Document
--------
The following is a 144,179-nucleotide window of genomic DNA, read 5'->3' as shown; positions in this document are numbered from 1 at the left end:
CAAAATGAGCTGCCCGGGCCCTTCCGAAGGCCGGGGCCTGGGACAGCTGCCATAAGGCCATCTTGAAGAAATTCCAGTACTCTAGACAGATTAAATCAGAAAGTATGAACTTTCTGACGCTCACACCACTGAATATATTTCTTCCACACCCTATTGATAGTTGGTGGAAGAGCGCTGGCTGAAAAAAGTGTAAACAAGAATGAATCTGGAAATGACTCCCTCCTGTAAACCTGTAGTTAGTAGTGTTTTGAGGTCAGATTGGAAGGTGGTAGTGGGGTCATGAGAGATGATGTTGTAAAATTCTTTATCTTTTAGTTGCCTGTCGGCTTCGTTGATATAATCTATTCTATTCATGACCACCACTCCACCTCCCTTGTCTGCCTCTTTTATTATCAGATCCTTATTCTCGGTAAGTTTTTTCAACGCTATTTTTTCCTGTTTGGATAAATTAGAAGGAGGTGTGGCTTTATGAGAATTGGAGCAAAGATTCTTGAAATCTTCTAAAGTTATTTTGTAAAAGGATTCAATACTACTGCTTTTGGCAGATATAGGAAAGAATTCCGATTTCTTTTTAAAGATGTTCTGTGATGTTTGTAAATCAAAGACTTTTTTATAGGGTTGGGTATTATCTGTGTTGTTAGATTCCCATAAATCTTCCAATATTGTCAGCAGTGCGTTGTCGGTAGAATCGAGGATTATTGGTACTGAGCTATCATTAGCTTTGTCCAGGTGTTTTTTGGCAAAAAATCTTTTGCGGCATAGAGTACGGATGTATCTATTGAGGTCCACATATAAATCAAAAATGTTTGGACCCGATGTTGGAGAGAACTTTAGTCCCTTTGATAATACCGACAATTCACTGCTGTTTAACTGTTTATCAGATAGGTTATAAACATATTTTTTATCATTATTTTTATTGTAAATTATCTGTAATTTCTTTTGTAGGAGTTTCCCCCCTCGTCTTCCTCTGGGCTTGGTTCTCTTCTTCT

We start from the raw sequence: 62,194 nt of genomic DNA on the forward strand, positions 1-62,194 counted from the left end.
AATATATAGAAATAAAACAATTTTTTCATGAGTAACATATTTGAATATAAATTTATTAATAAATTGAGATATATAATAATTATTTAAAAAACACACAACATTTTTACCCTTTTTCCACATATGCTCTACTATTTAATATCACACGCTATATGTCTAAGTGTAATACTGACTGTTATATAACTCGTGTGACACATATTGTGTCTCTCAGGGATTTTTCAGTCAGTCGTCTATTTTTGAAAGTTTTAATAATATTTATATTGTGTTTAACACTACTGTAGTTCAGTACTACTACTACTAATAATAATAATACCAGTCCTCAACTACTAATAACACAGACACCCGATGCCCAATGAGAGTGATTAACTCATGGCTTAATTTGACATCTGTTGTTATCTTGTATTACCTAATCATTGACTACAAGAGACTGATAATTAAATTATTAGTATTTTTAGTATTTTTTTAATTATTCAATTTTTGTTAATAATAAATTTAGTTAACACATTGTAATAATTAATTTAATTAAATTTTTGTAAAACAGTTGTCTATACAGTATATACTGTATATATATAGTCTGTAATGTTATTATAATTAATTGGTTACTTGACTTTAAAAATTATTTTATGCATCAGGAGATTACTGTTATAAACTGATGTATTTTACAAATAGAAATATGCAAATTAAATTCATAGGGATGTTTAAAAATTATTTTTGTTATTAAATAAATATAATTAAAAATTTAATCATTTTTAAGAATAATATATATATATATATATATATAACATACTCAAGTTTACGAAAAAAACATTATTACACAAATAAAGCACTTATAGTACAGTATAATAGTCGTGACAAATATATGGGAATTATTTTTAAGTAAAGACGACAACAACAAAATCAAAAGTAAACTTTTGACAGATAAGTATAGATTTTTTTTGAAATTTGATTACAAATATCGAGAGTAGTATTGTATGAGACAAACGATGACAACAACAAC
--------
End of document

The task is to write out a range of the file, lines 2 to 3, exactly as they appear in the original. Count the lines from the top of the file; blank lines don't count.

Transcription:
CAAAATGAGCTGCCCGGGCCCTTCCGAAGGCCGGGGCCTGGGACAGCTGCCATAAGGCCATCTTGAAGAAATTCCAGTACTCTAGACAGATTAAATCAGAAAGTATGAACTTTCTGACGCTCACACCACTGAATATATTTCTTCCACACCCTATTGATAGTTGGTGGAAGAGCGCTGGCTGAAAAAAGTGTAAACAAGAATGAATCTGGAAATGACTCCCTCCTGTAAACCTGTAGTTAGTAGTGTTTTGAGGTCAGATTGGAAGGTGGTAGTGGGGTCATGAGAGATGATGTTGTAAAATTCTTTATCTTTTAGTTGCCTGTCGGCTTCGTTGATATAATCTATTCTATTCATGACCACCACTCCACCTCCCTTGTCTGCCTCTTTTATTATCAGATCCTTATTCTCGGTAAGTTTTTTCAACGCTATTTTTTCCTGTTTGGATAAATTAGAAGGAGGTGTGGCTTTATGAGAATTGGAGCAAAGATTCTTGAAATCTTCTAAAGTTATTTTGTAAAAGGATTCAATACTACTGCTTTTGGCAGATATAGGAAAGAATTCCGATTTCTTTTTAAAGATGTTCTGTGATGTTTGTAAATCAAAGACTTTTTTATAGGGTTGGGTATTATCTGTGTTGTTAGATTCCCATAAATCTTCCAATATTGTCAGCAGTGCGTTGTCGGTAGAATCGAGGATTATTGGTACTGAGCTATCATTAGCTTTGTCCAGGTGTTTTTTGGCAAAAAATCTTTTGCGGCATAGAGTACGGATGTATCTATTGAGGTCCACATATAAATCAAAAATGTTTGGACCCGATGTTGGAGAGAACTTTAGTCCCTTTGATAATACCGACAATTCACTGCTGTTTAACTGTTTATCAGATAGGTTATAAACATATTTTTTATCATTATTTTTATTGTAAATTATCTGTAATTTCTTTTGTAGGAGTTTCCCCCCTCGTCTTCCTCTGGGCTTGGTTCTCTTCTTCT

We start from the raw sequence: 62,194 nt of genomic DNA on the forward strand, positions 1-62,194 counted from the left end.